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Section 1557 of the Affordable Care Act (ACA) is the anti-discrimination component of the ACA that prohibits discrimination in specified federally funded health care programs and activities on the basis of race, color, national origin, sex, age or disability. Section 1557 supplements pre-existing anti-discrimination laws and was designed for the purpose of enhancing access to health care and health care coverage to members of the patient population whose access has been impeded by discrimination.
Section 1557 breaks new ground in that it is the first federal civil rights law to ban sex discrimination in health care programs and activities. In this context, sex discrimination encompasses, but is not limited to, discrimination predicated upon a person’s sex, including pregnancy and related medical conditions, termination of pregnancy, gender identity and sex stereotypes. The statute’s broad reach encompasses all health programs and activities that receive federal financial assistance from the United States Department of Health and Human Services (HHS); all health programs and activities administered by entities created under Title I of the ACA; and all health programs and activities administered by HHS (for example, the Medicare Program and federally-facilitated marketplaces). These entities are collectively referred to as “Covered Entities.”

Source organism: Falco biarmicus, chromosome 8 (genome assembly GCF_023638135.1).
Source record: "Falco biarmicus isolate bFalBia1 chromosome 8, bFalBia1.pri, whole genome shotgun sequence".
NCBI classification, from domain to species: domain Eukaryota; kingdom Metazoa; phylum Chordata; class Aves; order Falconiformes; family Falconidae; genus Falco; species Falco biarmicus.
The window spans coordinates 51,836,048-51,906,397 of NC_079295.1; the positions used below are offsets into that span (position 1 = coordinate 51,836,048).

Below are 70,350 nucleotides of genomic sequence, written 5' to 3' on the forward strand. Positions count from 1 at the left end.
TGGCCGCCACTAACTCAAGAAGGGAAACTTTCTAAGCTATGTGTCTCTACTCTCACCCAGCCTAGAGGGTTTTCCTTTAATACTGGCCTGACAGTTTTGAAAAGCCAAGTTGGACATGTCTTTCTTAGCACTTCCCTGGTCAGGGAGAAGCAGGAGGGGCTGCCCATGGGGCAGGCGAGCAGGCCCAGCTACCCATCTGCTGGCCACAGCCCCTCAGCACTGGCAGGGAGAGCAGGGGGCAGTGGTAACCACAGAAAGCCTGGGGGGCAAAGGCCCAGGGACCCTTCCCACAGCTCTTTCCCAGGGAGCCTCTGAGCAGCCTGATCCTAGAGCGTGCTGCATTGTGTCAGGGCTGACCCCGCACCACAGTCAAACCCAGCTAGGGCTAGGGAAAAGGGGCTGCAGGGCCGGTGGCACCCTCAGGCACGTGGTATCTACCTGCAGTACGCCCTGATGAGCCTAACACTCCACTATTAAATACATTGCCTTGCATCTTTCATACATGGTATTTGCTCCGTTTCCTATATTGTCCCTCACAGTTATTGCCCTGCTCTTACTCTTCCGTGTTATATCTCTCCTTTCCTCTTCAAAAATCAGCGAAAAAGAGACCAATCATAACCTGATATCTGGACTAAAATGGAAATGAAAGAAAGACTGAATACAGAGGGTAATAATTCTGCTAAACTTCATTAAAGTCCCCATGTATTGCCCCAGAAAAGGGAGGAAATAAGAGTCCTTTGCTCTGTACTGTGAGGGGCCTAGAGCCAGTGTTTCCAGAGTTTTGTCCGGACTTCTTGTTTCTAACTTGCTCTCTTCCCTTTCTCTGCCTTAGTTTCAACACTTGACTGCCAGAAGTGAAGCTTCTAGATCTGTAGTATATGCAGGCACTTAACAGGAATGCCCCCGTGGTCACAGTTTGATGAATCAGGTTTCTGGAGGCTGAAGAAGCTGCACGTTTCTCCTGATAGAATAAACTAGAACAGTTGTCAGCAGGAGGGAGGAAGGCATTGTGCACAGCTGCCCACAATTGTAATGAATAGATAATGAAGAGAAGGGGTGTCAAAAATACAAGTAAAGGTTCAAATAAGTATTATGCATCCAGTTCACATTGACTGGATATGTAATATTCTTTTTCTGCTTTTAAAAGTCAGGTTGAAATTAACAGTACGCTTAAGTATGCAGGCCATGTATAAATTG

Section 1557 imposes requirements on Covered Entities in order to achieve the objectives of the statute. This article discusses those obligations and the consequences of a Covered Entity’s failure to fulfill those mandates.
What Is Protected Under Section 1557?